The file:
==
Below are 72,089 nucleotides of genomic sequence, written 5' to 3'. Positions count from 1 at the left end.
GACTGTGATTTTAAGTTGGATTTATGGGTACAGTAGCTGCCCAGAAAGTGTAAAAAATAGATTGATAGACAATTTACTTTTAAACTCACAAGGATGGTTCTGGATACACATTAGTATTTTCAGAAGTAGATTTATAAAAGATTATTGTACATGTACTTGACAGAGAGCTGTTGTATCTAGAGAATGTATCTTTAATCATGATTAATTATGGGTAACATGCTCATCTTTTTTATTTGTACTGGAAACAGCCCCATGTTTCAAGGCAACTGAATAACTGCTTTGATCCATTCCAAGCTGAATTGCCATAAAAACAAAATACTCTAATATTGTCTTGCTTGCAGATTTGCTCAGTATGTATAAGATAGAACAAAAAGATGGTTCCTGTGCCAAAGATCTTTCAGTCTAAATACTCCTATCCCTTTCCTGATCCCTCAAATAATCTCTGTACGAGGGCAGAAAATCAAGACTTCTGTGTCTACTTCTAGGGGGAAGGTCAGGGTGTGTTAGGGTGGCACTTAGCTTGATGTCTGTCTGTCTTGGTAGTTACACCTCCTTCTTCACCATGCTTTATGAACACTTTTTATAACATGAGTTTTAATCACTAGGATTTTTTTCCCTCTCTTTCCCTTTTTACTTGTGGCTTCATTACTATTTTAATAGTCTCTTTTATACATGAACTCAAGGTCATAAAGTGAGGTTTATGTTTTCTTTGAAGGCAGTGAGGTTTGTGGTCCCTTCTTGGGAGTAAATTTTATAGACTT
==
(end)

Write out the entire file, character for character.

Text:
Below are 72,089 nucleotides of genomic sequence, written 5' to 3'. Positions count from 1 at the left end.
GACTGTGATTTTAAGTTGGATTTATGGGTACAGTAGCTGCCCAGAAAGTGTAAAAAATAGATTGATAGACAATTTACTTTTAAACTCACAAGGATGGTTCTGGATACACATTAGTATTTTCAGAAGTAGATTTATAAAAGATTATTGTACATGTACTTGACAGAGAGCTGTTGTATCTAGAGAATGTATCTTTAATCATGATTAATTATGGGTAACATGCTCATCTTTTTTATTTGTACTGGAAACAGCCCCATGTTTCAAGGCAACTGAATAACTGCTTTGATCCATTCCAAGCTGAATTGCCATAAAAACAAAATACTCTAATATTGTCTTGCTTGCAGATTTGCTCAGTATGTATAAGATAGAACAAAAAGATGGTTCCTGTGCCAAAGATCTTTCAGTCTAAATACTCCTATCCCTTTCCTGATCCCTCAAATAATCTCTGTACGAGGGCAGAAAATCAAGACTTCTGTGTCTACTTCTAGGGGGAAGGTCAGGGTGTGTTAGGGTGGCACTTAGCTTGATGTCTGTCTGTCTTGGTAGTTACACCTCCTTCTTCACCATGCTTTATGAACACTTTTTATAACATGAGTTTTAATCACTAGGATTTTTTTCCCTCTCTTTCCCTTTTTACTTGTGGCTTCATTACTATTTTAATAGTCTCTTTTATACATGAACTCAAGGTCATAAAGTGAGGTTTATGTTTTCTTTGAAGGCAGTGAGGTTTGTGGTCCCTTCTTGGGAGTAAATTTTATAGACTT